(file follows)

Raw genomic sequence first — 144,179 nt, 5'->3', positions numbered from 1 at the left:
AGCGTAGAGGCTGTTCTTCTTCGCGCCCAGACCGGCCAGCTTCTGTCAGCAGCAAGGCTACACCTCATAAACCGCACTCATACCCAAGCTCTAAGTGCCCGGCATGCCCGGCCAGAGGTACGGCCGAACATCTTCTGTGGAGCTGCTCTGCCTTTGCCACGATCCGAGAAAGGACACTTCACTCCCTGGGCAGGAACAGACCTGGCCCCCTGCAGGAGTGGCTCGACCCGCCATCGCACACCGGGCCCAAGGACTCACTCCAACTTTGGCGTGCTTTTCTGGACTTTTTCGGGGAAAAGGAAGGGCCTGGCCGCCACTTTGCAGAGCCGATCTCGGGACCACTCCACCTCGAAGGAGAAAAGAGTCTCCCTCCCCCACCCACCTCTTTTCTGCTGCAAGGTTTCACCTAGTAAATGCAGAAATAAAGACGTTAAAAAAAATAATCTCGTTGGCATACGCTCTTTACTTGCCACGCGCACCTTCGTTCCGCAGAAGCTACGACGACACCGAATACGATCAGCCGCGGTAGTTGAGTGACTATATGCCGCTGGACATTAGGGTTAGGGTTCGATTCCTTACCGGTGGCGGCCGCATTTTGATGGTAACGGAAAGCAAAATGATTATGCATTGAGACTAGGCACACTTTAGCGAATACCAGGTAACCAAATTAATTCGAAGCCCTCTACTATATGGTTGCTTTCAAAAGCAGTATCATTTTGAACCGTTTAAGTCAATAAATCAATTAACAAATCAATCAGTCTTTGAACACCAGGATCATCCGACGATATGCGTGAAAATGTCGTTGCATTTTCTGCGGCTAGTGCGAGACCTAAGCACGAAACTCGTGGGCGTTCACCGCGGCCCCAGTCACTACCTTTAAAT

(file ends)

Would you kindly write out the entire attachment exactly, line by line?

Raw genomic sequence first — 144,179 nt, 5'->3', positions numbered from 1 at the left:
AGCGTAGAGGCTGTTCTTCTTCGCGCCCAGACCGGCCAGCTTCTGTCAGCAGCAAGGCTACACCTCATAAACCGCACTCATACCCAAGCTCTAAGTGCCCGGCATGCCCGGCCAGAGGTACGGCCGAACATCTTCTGTGGAGCTGCTCTGCCTTTGCCACGATCCGAGAAAGGACACTTCACTCCCTGGGCAGGAACAGACCTGGCCCCCTGCAGGAGTGGCTCGACCCGCCATCGCACACCGGGCCCAAGGACTCACTCCAACTTTGGCGTGCTTTTCTGGACTTTTTCGGGGAAAAGGAAGGGCCTGGCCGCCACTTTGCAGAGCCGATCTCGGGACCACTCCACCTCGAAGGAGAAAAGAGTCTCCCTCCCCCACCCACCTCTTTTCTGCTGCAAGGTTTCACCTAGTAAATGCAGAAATAAAGACGTTAAAAAAAATAATCTCGTTGGCATACGCTCTTTACTTGCCACGCGCACCTTCGTTCCGCAGAAGCTACGACGACACCGAATACGATCAGCCGCGGTAGTTGAGTGACTATATGCCGCTGGACATTAGGGTTAGGGTTCGATTCCTTACCGGTGGCGGCCGCATTTTGATGGTAACGGAAAGCAAAATGATTATGCATTGAGACTAGGCACACTTTAGCGAATACCAGGTAACCAAATTAATTCGAAGCCCTCTACTATATGGTTGCTTTCAAAAGCAGTATCATTTTGAACCGTTTAAGTCAATAAATCAATTAACAAATCAATCAGTCTTTGAACACCAGGATCATCCGACGATATGCGTGAAAATGTCGTTGCATTTTCTGCGGCTAGTGCGAGACCTAAGCACGAAACTCGTGGGCGTTCACCGCGGCCCCAGTCACTACCTTTAAAT